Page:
Even though I now live all the way across the country from Columbia, I still feel so held by our community. At Stanford Medicine, there are two other Columbia BME graduates who have taken their undergraduate education to go on to do amazing things at Stanford (shoutout Blynn and Samuel). Also, when Dr. Kyle was here visiting some professors at Stanford, he emailed me, and we were able to get dinner together. It was a wonderful surprise. The Columbia network is so vast and varied that it somehow finds you wherever you are. I remember once being on vacation in Venice, Italy during undergrad, and I ended up sharing a hostel room with a fellow Columbian!


Any words of wisdom or tips for prospective BME students?

Don’t let anyone scare you out of doing BME. It is difficult, and a lot is expected of you. But people who know that BME is for them can feel it, and they don’t regret their decision.


What are you excited about?

I am excited about my summer here in Colombia, where I hope to continue to improve on my Spanish fluency while learning from some of the world’s leading experts in how to deliver large impact with a small number of resources.  




Columbia BME helped me feel like my vision for the world was not only feasible, but also timely and important. I got into engineering precisely because I wanted to engineer for humanity, and to have that mission underscoring everything at the University was incredibly important for developing my vision for changing the world.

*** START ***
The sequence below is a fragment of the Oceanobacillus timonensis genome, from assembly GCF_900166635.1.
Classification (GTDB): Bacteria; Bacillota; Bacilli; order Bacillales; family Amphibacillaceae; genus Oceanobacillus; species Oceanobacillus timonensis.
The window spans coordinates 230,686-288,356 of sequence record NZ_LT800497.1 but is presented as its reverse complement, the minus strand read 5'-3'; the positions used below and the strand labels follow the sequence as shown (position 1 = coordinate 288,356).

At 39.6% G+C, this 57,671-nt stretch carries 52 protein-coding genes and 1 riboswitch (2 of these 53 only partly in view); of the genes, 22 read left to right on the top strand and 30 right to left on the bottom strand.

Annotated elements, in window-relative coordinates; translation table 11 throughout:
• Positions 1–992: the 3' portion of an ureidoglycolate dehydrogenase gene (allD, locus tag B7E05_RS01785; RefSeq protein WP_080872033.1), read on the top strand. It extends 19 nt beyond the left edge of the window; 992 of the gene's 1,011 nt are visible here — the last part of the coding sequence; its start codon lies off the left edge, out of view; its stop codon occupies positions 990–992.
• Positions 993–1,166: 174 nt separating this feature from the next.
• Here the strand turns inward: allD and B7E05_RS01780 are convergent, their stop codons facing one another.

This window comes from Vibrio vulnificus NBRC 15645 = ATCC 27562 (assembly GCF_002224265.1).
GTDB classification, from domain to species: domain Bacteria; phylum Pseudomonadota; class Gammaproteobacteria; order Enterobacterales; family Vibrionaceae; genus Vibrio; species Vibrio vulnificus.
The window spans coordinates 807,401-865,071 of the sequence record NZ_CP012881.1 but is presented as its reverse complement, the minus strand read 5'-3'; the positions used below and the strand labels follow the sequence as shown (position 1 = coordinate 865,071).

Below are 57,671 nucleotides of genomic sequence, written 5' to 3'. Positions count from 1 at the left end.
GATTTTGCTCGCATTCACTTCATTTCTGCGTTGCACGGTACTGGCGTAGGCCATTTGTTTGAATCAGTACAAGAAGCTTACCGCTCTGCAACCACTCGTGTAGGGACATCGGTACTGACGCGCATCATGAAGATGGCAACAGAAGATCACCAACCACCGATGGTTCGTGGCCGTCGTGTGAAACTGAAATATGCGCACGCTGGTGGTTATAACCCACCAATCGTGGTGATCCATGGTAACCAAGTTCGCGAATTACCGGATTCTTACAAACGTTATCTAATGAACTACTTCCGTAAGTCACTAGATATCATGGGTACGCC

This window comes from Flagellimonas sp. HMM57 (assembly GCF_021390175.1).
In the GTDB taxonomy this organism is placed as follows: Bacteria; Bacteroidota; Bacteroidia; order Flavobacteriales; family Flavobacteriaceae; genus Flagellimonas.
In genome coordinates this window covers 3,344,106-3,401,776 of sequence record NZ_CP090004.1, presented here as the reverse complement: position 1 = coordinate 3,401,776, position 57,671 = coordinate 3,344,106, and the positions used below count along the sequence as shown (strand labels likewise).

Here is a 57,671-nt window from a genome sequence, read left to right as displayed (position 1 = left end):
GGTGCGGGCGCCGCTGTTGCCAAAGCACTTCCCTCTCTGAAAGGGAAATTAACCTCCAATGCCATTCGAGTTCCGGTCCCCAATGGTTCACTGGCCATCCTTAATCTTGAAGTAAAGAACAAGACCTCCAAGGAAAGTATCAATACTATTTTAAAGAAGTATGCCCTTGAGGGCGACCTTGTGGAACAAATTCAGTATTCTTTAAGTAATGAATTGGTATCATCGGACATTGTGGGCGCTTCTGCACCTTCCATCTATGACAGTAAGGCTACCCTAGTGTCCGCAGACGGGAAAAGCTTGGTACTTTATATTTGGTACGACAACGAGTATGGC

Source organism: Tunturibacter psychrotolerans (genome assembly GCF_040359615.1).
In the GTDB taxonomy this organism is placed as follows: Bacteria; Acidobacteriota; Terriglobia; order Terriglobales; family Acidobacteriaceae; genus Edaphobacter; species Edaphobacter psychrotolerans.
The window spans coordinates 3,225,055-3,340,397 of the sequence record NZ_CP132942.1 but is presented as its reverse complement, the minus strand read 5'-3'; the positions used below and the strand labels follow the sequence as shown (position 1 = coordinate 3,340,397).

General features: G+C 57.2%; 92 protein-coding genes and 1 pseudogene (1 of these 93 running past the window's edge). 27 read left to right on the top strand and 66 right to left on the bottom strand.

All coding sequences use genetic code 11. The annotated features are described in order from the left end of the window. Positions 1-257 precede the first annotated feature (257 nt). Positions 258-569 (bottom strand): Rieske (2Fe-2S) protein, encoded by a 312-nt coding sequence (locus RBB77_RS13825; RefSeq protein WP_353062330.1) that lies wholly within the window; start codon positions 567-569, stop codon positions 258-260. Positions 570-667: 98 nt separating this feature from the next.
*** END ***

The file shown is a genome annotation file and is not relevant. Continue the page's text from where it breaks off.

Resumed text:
Bunmi Fariyike
BS '20; First Year MD student at Stanford University School of Medicine

Images (clockwise from top left):

1. Every year, Stanford Medicine hosts Moonlighting, which is affectionately known as “med school prom”. This is the Happy Hour before heading downtown for the main event.

2. All of Stanford’s Entering MD and PA Classes of 2021 celebrating getting our white coats and stethoscopes.

3. New friends in Colombia!

4. We took advantage of our proximity to Lake Tahoe to go skiing this winter. It was my first and very humbling, to say the least.

5. Stanford’s Flu and COVID Crew also does many off-campus events, providing flu and COVID vaccines in areas where vaccine access is low. After spending the day vaccinating farmworkers in the Central Valley, we stopped at Yosemite National Park on the way home.

6. Some of my closest friends and I met up on campus almost a year after virtual graduation to take the graduation photos that we deserved!

7. This year, I had the honor of serving as one of Stanford Flu and COVID Crew’s Internal Directors. Together, Bel, Mel, and I organized numerous on-campus events in which first-year medical students like us vaccinated over 5,000 members of the Stanford community against the flu!

8. My younger sister came out to San Francisco to celebrate her graduation from the University of Chicago. We met up in the city and spent the day together.